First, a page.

New Faculty Bring Wide-Ranging Talent, Knowledge to Dartmouth

News subtitle

A cohort of teacher-scholars joined the Dartmouth community this academic year.

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Large collage of all the new faculty at Dartmouth for 2021
“In this challenging time, we welcome our new faculty members, who bring a passion for their work and a global perspective to this vibrant community of Dartmouth scholars. The joy they take in their creative work, in their research, and their teaching, will inspire curiosity in their students, and that, in turn will lead to discoveries that increase our understanding of the world,” says Provost Joseph Helble. Read more.
2/22/2021
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Dartmouth welcomes 38 new tenured or tenure-track faculty members to the community this academic year. Embracing curiosity as a basis for their teaching and research, these new faculty bring with them a wealth of knowledge in a range of disciplines and exemplify Dartmouth’s teacher-scholar model. 

As Assistant Professor of Economics Apoorv Gupta, one of the new faculty, says, “Curiosity feeds and drives the thinking of a scholar. ... As a teacher, I strive to stimulate similar curiosity in my students about the things they are passionate about.”

Another new faculty member, Kimberley Samkoe, an associate professor of engineering, says, “The question ‘why?’ is a powerful force for advancing knowledge and understanding.” 

Provost Joseph Helble praises the flexibility of these new faculty members in joining the community during a global pandemic and their ingenuity in maintaining engaging virtual classes.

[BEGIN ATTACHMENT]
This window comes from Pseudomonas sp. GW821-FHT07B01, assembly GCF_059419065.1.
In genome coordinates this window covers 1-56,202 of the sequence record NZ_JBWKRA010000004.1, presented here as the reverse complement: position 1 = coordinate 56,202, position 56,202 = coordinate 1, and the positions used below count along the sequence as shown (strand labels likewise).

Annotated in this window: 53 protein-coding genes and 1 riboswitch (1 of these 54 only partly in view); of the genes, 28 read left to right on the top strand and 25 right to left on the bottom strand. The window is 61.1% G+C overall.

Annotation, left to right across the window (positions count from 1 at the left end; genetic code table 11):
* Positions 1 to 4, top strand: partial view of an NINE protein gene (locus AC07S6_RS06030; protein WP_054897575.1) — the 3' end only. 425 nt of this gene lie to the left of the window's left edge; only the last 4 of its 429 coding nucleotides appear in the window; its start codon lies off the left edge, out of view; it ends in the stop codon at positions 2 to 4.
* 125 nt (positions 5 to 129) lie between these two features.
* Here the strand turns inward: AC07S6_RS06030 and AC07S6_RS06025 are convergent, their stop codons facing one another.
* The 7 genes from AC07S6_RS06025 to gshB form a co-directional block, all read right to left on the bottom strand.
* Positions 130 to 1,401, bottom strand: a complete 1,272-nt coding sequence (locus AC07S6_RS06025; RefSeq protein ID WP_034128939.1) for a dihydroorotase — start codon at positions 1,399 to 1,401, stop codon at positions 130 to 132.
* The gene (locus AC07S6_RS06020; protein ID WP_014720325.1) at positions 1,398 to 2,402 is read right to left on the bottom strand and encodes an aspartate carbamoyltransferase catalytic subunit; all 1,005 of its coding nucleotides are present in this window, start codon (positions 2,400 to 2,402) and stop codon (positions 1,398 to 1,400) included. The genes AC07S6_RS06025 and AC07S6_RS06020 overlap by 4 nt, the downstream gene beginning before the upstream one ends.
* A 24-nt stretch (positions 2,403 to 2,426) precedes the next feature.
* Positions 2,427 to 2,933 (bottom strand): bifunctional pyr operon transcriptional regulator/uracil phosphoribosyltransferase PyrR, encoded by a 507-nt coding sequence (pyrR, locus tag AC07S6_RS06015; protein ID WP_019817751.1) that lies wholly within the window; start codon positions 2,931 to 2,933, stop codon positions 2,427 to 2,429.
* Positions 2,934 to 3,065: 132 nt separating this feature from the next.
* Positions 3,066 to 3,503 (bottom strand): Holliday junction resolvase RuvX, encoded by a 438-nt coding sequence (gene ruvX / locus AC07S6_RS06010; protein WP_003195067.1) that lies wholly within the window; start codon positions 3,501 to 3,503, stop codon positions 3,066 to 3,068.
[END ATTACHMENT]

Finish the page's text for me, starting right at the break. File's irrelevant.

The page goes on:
“In this challenging time, we welcome our new faculty members, who bring a passion for their work and a global perspective to this vibrant community of Dartmouth scholars. The joy they take in their creative work, in their research and their teaching, will inspire curiosity in their students, and that, in turn, will lead to discoveries that increase our understanding of the world,” he says.

Learn more about Dartmouth’s newest tenured or tenure-track faculty. 

César Alvarez, MusicSunmin Kim, Sociology
Amanda Amodeo, Biological SciencesLauren Lu, Business Administration
Prachee Avasthi, Biochemistry and Cell BiologyShagufta Mehnaz, Computer Science
Jason Barabas ’93, GovernmentJorell Meléndez-Badillo, History
Jessica Beckman, English and Creative WritingSteven Mello, Economics
Kimberly Juanita Brown, English and Creative WritingElizabeth Murnane, Engineering
Danielle Callegari, French and ItalianDiego Ramos-Toro, Economics
Hsien-Chih Chang, Computer ScienceMatthew Ritger ’10, English and Creative Writing
Charles Crabtree, GovernmentPamela Rosato, Geisel ’15, Molecular and Cellular Biology
Marcela Di Blasi, Latin American, Latinx, and Caribbean Studies Lucas Salas, Epidemiology
James Dobson, English and Creative WritingKimberley Samkoe, Engineering
Emily Finn, Psychological and Brain SciencesDarius Scott, Geography
Matthew Grant, EconomicsGregory Sharp, Sociology
Apoorv Gupta, EconomicsMeredith Startz, Economics
Geoffroy Hautier, EngineeringViola Stoermer, Psychological and Brain Sciences
Caitlin Howe, EpidemiologyArjen Stolk, Psychological and Brain Sciences
Mingwei Huang, Women’s, Gender, and Sexuality StudiesMark Thornton, Psychological and Brain Sciences
Jennifer Jerit, GovernmentTricia Treacy, Studio Art
Rebecca Johnson, Quantitive Social ScienceWenlin Zhang, Chemistry

César Alvarez

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César Alvarez
César Alvarez (Photo by Eric Wolfe)

Assistant Professor of Music
Faculty Associate, Dartmouth Consortium of Studies in Race, Migration, and Sexuality

  • MFA, Bard College
  • BM, Oberlin Conservatory